Anyone who has used or even looked at our Ratings will know that we love data and statistics and in this blog post we are going to discuss the A/E Statistic. If we were looking at just one statistic we can present an additional 5 statistics associated with that statistic. Yep we love it.
So let’s get back to it, what is the A/E statistic? How is it calculated? And what does it tell us?
A/E stands for Actual over Expected.
Now anyone from a statistics background will be familiar with the term Expected but not quite in the same way we use it here. In this process we take the expected chance of winning implied by the odds, so if a horse is 2/1 or 3.0 (depending on your preference) it would have an expected chance of winning a given race of 1/3.0 = 0.33. This figure is then multiplied by 100 to give us the % chance of winning so in this example it is 33%.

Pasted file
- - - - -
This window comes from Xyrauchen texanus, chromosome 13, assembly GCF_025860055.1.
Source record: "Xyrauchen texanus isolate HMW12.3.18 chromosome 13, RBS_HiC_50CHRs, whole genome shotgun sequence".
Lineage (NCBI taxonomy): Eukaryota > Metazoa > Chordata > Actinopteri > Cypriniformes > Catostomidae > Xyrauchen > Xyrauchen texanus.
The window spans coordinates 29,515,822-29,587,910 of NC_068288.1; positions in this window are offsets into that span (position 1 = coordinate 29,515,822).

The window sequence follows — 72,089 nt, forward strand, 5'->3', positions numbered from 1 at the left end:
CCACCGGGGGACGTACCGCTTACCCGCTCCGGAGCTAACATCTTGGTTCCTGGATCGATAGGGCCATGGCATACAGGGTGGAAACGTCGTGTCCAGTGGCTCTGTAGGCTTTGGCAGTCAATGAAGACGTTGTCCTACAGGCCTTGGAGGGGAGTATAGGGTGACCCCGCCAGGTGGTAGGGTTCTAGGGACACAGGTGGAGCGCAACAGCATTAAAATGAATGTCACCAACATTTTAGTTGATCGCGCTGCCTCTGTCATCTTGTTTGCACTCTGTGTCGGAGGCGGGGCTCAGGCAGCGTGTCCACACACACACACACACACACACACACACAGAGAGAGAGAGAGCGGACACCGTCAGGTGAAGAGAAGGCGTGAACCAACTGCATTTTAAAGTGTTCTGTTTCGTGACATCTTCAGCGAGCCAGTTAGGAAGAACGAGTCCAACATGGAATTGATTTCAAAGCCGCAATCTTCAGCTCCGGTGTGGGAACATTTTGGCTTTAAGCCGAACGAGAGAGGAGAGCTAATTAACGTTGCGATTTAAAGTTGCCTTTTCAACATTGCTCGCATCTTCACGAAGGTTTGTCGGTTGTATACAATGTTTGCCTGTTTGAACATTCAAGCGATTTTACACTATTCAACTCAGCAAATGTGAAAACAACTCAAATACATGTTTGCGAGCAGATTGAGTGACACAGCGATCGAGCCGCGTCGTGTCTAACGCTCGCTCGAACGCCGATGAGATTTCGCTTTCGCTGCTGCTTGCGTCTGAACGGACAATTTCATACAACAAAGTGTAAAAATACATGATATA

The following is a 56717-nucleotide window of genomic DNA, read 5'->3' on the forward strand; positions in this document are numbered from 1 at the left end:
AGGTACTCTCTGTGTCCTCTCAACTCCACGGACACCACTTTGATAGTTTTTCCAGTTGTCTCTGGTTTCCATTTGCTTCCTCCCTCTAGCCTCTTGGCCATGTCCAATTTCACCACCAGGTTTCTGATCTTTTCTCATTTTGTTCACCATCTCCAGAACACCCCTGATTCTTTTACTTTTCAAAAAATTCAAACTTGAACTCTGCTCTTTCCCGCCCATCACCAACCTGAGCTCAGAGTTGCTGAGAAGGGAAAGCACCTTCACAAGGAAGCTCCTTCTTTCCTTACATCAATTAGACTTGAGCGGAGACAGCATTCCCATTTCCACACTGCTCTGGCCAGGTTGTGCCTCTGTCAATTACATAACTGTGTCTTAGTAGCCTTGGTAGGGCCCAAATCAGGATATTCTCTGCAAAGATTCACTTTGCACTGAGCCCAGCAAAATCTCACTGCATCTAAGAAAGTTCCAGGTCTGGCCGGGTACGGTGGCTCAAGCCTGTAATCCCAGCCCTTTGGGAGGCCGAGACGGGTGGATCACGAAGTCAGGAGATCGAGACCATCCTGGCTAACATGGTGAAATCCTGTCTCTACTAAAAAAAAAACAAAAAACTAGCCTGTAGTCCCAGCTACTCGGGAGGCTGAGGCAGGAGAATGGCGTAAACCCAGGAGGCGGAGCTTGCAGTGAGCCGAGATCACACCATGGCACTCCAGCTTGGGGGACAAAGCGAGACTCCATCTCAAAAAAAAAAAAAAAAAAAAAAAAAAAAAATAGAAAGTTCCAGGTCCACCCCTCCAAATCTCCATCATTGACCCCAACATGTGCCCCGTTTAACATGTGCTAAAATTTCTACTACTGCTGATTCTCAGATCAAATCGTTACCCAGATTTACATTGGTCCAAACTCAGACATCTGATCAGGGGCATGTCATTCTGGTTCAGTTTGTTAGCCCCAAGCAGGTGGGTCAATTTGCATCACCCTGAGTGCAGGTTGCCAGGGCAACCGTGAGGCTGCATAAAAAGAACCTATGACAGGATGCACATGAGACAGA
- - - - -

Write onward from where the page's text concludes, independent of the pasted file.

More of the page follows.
So in order to make the A/E value we take the Total Number of wins (Actual) and divide it by the sum of the Expected values for those runs (Expected).
So if a horse went off at 2/1 or 3.0 five times on the trot and won two of them, the math would be: 2/(5*0.33) = 1.2
Therefore the A/E is 1.2 which is better than expected.
The key points to take away here:
1. An A/E value greater than 1.0 means those runners outperformed what we expected of them based on their betting odds.
2. Likewise an A/E value less than 1.0 means those runner underperformed what we expected of them based on their betting odds.
Looking back at that example
So using the above example of Willie Mullins overall T SR (Trainer Strike Rate) , his A/E is 1.02, this means despite it being Willie Mullins and his horses generally being well backed, they are still very slightly winning MORE than their odds calculated chance.
So in summary an A/E value is an indicator of relative performance, it is a powerful little stat that few punters use and provides an edge over the masses reading too deeply into their formbooks.